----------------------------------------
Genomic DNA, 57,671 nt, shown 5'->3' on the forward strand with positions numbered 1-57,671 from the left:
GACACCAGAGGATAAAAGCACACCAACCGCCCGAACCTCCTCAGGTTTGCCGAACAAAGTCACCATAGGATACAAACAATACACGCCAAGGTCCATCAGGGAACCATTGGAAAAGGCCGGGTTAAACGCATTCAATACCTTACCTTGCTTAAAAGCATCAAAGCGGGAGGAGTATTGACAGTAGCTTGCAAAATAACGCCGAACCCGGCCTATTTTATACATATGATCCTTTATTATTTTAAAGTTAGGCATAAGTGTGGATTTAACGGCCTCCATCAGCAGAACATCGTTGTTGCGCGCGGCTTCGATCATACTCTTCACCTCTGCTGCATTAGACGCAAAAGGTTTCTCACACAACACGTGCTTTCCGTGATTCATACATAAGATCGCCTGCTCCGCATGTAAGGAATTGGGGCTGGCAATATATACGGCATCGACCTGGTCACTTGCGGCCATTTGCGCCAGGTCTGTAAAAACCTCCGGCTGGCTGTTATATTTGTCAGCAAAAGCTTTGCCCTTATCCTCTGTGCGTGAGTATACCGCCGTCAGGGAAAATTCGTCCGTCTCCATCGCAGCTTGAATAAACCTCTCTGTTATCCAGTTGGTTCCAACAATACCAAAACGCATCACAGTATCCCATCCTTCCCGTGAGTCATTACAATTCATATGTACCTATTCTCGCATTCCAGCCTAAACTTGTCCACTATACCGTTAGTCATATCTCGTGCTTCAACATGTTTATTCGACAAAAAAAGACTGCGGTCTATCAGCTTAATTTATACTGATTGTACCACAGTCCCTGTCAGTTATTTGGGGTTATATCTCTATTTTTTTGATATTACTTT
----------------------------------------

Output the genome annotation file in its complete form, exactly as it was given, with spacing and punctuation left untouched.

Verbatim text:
Genomic DNA, 57,671 nt, shown 5'->3' on the forward strand with positions numbered 1-57,671 from the left:
GACACCAGAGGATAAAAGCACACCAACCGCCCGAACCTCCTCAGGTTTGCCGAACAAAGTCACCATAGGATACAAACAATACACGCCAAGGTCCATCAGGGAACCATTGGAAAAGGCCGGGTTAAACGCATTCAATACCTTACCTTGCTTAAAAGCATCAAAGCGGGAGGAGTATTGACAGTAGCTTGCAAAATAACGCCGAACCCGGCCTATTTTATACATATGATCCTTTATTATTTTAAAGTTAGGCATAAGTGTGGATTTAACGGCCTCCATCAGCAGAACATCGTTGTTGCGCGCGGCTTCGATCATACTCTTCACCTCTGCTGCATTAGACGCAAAAGGTTTCTCACACAACACGTGCTTTCCGTGATTCATACATAAGATCGCCTGCTCCGCATGTAAGGAATTGGGGCTGGCAATATATACGGCATCGACCTGGTCACTTGCGGCCATTTGCGCCAGGTCTGTAAAAACCTCCGGCTGGCTGTTATATTTGTCAGCAAAAGCTTTGCCCTTATCCTCTGTGCGTGAGTATACCGCCGTCAGGGAAAATTCGTCCGTCTCCATCGCAGCTTGAATAAACCTCTCTGTTATCCAGTTGGTTCCAACAATACCAAAACGCATCACAGTATCCCATCCTTCCCGTGAGTCATTACAATTCATATGTACCTATTCTCGCATTCCAGCCTAAACTTGTCCACTATACCGTTAGTCATATCTCGTGCTTCAACATGTTTATTCGACAAAAAAAGACTGCGGTCTATCAGCTTAATTTATACTGATTGTACCACAGTCCCTGTCAGTTATTTGGGGTTATATCTCTATTTTTTTGATATTACTTT